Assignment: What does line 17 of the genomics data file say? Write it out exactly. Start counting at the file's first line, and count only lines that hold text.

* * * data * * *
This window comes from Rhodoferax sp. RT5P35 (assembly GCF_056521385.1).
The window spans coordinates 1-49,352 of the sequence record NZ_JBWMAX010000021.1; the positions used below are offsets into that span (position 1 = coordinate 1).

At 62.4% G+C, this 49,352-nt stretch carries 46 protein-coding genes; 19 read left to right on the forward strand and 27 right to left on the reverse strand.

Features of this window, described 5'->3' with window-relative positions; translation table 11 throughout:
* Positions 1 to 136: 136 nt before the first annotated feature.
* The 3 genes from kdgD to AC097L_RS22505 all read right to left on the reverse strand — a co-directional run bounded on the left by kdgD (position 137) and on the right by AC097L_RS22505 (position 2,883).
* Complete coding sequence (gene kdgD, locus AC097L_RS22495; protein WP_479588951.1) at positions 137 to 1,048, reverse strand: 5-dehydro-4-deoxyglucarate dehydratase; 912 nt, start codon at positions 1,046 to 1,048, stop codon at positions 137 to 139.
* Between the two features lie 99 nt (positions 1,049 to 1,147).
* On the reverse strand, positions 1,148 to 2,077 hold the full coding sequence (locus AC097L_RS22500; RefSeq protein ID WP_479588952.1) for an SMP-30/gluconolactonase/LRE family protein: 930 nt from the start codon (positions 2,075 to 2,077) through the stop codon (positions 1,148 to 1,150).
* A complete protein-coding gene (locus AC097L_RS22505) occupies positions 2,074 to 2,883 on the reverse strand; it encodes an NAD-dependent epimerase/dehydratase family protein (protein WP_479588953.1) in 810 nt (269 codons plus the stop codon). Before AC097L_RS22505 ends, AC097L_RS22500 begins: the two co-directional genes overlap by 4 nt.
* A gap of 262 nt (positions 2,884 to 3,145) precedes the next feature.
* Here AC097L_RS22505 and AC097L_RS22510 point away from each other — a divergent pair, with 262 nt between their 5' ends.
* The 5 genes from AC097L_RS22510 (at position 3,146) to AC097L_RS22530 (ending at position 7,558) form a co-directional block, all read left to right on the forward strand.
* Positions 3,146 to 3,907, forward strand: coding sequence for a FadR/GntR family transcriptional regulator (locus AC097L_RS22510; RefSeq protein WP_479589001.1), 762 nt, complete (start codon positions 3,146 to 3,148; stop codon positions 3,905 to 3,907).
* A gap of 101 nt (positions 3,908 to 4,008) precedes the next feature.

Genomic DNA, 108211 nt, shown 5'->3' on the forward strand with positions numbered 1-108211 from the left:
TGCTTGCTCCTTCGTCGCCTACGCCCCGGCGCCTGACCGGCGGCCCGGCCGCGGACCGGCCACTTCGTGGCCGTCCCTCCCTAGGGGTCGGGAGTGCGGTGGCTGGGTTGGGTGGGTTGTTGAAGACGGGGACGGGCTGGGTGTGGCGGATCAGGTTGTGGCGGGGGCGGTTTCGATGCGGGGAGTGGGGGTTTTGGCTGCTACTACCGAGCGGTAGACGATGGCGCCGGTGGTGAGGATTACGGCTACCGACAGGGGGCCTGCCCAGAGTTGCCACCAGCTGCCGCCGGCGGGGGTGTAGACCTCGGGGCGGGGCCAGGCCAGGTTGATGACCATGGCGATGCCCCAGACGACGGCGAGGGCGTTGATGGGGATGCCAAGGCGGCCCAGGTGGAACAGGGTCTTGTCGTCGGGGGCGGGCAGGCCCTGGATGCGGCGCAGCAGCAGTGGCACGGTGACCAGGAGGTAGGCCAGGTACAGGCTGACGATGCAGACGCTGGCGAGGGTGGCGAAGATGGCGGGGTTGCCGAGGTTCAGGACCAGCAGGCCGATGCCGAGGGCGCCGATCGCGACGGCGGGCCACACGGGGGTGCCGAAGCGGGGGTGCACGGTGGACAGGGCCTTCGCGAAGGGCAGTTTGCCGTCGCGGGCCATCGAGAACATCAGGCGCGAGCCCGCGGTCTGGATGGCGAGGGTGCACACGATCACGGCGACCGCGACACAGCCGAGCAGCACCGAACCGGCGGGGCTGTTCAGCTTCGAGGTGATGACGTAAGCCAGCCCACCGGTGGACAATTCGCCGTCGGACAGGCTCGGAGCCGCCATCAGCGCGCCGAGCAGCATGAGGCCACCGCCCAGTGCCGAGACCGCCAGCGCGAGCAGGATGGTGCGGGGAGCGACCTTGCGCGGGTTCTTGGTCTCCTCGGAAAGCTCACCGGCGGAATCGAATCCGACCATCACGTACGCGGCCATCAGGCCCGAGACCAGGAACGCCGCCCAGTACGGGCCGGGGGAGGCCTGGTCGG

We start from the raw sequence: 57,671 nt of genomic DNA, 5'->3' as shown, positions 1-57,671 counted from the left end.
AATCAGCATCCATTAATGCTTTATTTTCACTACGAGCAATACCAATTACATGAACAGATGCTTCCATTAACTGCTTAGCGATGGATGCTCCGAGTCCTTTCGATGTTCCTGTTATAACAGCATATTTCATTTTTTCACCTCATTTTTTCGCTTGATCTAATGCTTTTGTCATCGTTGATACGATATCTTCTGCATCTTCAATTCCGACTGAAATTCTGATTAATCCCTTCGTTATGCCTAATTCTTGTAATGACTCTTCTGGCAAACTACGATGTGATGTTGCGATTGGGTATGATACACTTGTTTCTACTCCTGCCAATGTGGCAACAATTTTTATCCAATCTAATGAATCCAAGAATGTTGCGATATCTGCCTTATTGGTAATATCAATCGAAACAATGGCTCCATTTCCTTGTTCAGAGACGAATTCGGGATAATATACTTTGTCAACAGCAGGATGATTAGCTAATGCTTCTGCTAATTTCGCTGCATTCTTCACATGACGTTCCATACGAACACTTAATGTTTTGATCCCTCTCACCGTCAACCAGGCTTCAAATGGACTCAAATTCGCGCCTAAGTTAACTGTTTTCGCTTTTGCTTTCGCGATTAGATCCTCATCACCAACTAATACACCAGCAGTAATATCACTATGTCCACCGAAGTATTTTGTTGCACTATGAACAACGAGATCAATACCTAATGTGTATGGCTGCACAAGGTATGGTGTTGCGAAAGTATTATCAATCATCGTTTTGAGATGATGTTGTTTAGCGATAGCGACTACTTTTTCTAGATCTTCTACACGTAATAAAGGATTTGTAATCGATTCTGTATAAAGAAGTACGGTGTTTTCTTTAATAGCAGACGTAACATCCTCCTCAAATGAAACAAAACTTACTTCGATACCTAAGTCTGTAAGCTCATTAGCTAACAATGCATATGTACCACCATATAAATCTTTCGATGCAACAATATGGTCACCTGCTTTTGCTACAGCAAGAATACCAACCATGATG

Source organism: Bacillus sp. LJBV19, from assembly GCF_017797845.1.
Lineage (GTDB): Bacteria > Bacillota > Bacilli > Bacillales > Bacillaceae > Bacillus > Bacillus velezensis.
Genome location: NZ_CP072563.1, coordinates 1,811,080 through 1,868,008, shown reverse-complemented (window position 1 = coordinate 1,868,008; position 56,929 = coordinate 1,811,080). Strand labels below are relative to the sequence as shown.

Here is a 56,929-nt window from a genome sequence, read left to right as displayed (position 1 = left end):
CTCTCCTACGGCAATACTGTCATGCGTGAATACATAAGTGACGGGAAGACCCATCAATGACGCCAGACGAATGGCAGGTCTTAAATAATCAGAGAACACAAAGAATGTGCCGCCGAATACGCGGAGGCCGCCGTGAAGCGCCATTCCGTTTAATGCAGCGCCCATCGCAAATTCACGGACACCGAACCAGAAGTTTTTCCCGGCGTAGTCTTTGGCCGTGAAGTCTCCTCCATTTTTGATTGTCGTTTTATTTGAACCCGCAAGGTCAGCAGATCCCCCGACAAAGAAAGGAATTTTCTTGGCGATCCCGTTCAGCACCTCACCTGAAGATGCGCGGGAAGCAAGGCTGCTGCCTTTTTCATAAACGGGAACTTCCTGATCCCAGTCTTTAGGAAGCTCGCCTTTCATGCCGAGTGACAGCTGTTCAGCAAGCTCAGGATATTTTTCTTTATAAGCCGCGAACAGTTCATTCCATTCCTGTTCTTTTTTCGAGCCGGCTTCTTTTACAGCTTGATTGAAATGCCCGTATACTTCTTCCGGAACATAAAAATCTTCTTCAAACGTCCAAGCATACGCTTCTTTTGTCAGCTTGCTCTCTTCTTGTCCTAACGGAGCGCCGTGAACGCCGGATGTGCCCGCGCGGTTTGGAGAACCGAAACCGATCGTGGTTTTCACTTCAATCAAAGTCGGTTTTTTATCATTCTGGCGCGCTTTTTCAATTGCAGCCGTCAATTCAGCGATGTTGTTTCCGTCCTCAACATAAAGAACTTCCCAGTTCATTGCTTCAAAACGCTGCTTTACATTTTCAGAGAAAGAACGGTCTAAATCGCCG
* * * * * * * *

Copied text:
TGCTTGCTCCTTCGTCGCCTACGCCCCGGCGCCTGACCGGCGGCCCGGCCGCGGACCGGCCACTTCGTGGCCGTCCCTCCCTAGGGGTCGGGAGTGCGGTGGCTGGGTTGGGTGGGTTGTTGAAGACGGGGACGGGCTGGGTGTGGCGGATCAGGTTGTGGCGGGGGCGGTTTCGATGCGGGGAGTGGGGGTTTTGGCTGCTACTACCGAGCGGTAGACGATGGCGCCGGTGGTGAGGATTACGGCTACCGACAGGGGGCCTGCCCAGAGTTGCCACCAGCTGCCGCCGGCGGGGGTGTAGACCTCGGGGCGGGGCCAGGCCAGGTTGATGACCATGGCGATGCCCCAGACGACGGCGAGGGCGTTGATGGGGATGCCAAGGCGGCCCAGGTGGAACAGGGTCTTGTCGTCGGGGGCGGGCAGGCCCTGGATGCGGCGCAGCAGCAGTGGCACGGTGACCAGGAGGTAGGCCAGGTACAGGCTGACGATGCAGACGCTGGCGAGGGTGGCGAAGATGGCGGGGTTGCCGAGGTTCAGGACCAGCAGGCCGATGCCGAGGGCGCCGATCGCGACGGCGGGCCACACGGGGGTGCCGAAGCGGGGGTGCACGGTGGACAGGGCCTTCGCGAAGGGCAGTTTGCCGTCGCGGGCCATCGAGAACATCAGGCGCGAGCCCGCGGTCTGGATGGCGAGGGTGCACACGATCACGGCGACCGCGACACAGCCGAGCAGCACCGAACCGGCGGGGCTGTTCAGCTTCGAGGTGATGACGTAAGCCAGCCCACCGGTGGACAATTCGCCGTCGGACAGGCTCGGAGCCGCCATCAGCGCGCCGAGCAGCATGAGGCCACCGCCCAGTGCCGAGACCGCCAGCGCGAGCAGGATGGTGCGGGGAGCGACCTTGCGCGGGTTCTTGGTCTCCTCGGAAAGCTCACCGGCGGAATCGAATCCGACCATCACGTACGCGGCCATCAGGCCCGAGACCAGGAACGCCGCCCAGTACGGGCCGGGGGAGGCCTGGTCGG